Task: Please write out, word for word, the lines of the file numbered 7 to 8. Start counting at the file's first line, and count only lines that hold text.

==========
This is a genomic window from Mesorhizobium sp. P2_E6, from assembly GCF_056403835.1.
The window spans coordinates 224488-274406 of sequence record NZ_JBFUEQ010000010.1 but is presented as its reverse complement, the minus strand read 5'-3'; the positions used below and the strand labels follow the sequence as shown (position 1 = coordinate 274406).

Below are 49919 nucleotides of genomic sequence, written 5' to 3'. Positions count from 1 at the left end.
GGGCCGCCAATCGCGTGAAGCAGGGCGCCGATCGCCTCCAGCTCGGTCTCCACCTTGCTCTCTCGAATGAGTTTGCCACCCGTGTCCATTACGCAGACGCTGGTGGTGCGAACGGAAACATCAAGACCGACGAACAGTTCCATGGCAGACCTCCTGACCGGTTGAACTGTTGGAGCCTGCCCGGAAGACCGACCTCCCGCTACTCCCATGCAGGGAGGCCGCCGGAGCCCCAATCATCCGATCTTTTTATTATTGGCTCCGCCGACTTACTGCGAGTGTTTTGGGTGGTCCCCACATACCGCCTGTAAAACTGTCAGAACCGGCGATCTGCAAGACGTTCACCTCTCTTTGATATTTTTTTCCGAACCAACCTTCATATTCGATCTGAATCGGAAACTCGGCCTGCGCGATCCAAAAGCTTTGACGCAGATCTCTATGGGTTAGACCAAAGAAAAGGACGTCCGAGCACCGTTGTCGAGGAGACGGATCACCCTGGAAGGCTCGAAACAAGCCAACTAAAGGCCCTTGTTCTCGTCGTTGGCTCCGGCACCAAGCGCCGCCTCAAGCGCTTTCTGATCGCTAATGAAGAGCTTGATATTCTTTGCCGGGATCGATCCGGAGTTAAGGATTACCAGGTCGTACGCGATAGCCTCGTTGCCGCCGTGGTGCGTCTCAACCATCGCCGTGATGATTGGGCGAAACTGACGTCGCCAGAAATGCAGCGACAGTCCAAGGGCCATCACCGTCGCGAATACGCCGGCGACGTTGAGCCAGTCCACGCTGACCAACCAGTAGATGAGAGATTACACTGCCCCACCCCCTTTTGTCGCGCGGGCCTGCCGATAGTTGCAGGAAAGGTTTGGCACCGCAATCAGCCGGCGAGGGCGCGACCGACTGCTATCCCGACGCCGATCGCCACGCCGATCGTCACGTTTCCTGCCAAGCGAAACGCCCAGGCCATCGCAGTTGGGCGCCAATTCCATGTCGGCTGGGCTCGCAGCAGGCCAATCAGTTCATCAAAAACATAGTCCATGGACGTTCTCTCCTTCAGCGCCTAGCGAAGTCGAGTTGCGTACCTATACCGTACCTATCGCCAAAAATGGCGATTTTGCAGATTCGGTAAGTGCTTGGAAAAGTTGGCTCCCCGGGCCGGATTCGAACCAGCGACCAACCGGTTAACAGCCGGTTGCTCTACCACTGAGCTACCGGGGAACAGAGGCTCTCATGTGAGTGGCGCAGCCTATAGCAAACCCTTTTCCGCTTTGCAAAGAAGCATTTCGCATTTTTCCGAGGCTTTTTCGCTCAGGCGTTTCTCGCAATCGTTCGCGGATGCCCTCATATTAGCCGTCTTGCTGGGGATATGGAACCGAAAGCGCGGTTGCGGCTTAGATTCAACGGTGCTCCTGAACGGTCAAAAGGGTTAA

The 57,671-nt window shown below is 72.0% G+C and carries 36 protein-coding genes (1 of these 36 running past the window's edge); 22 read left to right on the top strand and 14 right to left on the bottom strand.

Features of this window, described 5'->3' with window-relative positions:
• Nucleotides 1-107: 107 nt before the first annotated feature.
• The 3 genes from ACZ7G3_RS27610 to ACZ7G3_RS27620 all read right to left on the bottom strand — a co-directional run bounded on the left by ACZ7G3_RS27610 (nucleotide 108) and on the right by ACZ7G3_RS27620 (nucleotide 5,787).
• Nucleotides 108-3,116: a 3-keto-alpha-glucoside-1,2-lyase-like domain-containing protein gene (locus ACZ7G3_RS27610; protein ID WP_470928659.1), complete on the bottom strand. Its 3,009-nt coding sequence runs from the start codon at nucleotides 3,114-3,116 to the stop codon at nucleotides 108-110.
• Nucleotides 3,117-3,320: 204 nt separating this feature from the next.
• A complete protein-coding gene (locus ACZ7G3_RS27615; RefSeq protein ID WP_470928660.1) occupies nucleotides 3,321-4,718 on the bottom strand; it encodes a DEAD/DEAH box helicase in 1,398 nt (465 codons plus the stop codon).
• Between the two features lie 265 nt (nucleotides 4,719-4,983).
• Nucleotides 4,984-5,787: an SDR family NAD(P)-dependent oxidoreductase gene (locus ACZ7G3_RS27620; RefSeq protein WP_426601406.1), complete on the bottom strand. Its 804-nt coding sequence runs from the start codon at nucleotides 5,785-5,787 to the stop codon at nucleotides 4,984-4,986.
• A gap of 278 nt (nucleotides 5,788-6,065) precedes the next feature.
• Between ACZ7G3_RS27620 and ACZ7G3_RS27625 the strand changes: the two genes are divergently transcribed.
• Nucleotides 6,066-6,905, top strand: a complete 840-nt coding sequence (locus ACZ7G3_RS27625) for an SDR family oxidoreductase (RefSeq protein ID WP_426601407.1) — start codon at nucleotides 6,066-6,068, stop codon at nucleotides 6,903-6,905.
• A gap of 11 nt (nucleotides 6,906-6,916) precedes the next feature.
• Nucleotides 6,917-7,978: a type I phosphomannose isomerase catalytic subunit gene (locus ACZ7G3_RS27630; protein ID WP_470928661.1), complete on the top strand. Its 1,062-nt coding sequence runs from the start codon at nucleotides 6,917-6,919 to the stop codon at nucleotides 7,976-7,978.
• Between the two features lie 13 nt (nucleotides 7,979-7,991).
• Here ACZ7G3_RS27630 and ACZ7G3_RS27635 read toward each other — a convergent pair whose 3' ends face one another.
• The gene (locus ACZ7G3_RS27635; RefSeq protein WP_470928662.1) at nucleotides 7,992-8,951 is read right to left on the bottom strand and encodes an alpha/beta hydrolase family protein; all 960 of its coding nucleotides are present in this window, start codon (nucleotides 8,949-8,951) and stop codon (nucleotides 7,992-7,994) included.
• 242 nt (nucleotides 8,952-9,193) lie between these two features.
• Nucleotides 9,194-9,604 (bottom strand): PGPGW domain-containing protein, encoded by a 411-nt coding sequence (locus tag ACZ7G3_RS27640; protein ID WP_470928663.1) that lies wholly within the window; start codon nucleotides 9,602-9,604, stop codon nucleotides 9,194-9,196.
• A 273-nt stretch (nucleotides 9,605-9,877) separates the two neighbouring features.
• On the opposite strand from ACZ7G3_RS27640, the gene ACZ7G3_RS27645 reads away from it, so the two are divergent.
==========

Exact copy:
• Nucleotides 1-107: 107 nt before the first annotated feature.
• The 3 genes from ACZ7G3_RS27610 to ACZ7G3_RS27620 all read right to left on the bottom strand — a co-directional run bounded on the left by ACZ7G3_RS27610 (nucleotide 108) and on the right by ACZ7G3_RS27620 (nucleotide 5,787).